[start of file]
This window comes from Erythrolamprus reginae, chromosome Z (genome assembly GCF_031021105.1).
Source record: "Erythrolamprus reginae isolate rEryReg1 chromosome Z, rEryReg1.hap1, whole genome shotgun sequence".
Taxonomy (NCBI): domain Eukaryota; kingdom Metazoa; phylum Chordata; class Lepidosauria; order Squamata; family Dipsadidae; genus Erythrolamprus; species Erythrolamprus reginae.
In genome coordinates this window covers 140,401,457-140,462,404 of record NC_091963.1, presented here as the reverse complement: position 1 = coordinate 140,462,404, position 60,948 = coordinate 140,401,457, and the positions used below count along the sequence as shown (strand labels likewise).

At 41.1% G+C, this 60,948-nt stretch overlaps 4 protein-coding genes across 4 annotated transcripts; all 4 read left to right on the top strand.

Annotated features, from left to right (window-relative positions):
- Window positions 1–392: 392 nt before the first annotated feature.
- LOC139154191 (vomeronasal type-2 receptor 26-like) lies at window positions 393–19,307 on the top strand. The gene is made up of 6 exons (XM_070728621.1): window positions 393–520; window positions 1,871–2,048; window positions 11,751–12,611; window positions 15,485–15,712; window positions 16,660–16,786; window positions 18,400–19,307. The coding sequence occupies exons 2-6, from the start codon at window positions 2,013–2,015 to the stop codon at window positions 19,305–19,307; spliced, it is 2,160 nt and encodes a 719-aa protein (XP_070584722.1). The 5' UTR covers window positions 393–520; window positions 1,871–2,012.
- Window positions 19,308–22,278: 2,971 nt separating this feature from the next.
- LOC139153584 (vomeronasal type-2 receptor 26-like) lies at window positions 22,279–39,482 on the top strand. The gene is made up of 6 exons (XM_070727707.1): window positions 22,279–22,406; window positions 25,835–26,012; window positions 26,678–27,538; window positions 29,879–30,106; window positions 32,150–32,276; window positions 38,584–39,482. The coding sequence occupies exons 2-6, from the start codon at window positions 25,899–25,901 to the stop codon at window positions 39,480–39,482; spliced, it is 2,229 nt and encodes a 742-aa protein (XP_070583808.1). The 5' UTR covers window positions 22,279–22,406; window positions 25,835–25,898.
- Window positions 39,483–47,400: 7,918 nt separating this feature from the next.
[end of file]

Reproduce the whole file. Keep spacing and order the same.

This window comes from Erythrolamprus reginae, chromosome Z (genome assembly GCF_031021105.1).
Source record: "Erythrolamprus reginae isolate rEryReg1 chromosome Z, rEryReg1.hap1, whole genome shotgun sequence".
Taxonomy (NCBI): domain Eukaryota; kingdom Metazoa; phylum Chordata; class Lepidosauria; order Squamata; family Dipsadidae; genus Erythrolamprus; species Erythrolamprus reginae.
In genome coordinates this window covers 140,401,457-140,462,404 of record NC_091963.1, presented here as the reverse complement: position 1 = coordinate 140,462,404, position 60,948 = coordinate 140,401,457, and the positions used below count along the sequence as shown (strand labels likewise).

At 41.1% G+C, this 60,948-nt stretch overlaps 4 protein-coding genes across 4 annotated transcripts; all 4 read left to right on the top strand.

Annotated features, from left to right (window-relative positions):
- Window positions 1–392: 392 nt before the first annotated feature.
- LOC139154191 (vomeronasal type-2 receptor 26-like) lies at window positions 393–19,307 on the top strand. The gene is made up of 6 exons (XM_070728621.1): window positions 393–520; window positions 1,871–2,048; window positions 11,751–12,611; window positions 15,485–15,712; window positions 16,660–16,786; window positions 18,400–19,307. The coding sequence occupies exons 2-6, from the start codon at window positions 2,013–2,015 to the stop codon at window positions 19,305–19,307; spliced, it is 2,160 nt and encodes a 719-aa protein (XP_070584722.1). The 5' UTR covers window positions 393–520; window positions 1,871–2,012.
- Window positions 19,308–22,278: 2,971 nt separating this feature from the next.
- LOC139153584 (vomeronasal type-2 receptor 26-like) lies at window positions 22,279–39,482 on the top strand. The gene is made up of 6 exons (XM_070727707.1): window positions 22,279–22,406; window positions 25,835–26,012; window positions 26,678–27,538; window positions 29,879–30,106; window positions 32,150–32,276; window positions 38,584–39,482. The coding sequence occupies exons 2-6, from the start codon at window positions 25,899–25,901 to the stop codon at window positions 39,480–39,482; spliced, it is 2,229 nt and encodes a 742-aa protein (XP_070583808.1). The 5' UTR covers window positions 22,279–22,406; window positions 25,835–25,898.
- Window positions 39,483–47,400: 7,918 nt separating this feature from the next.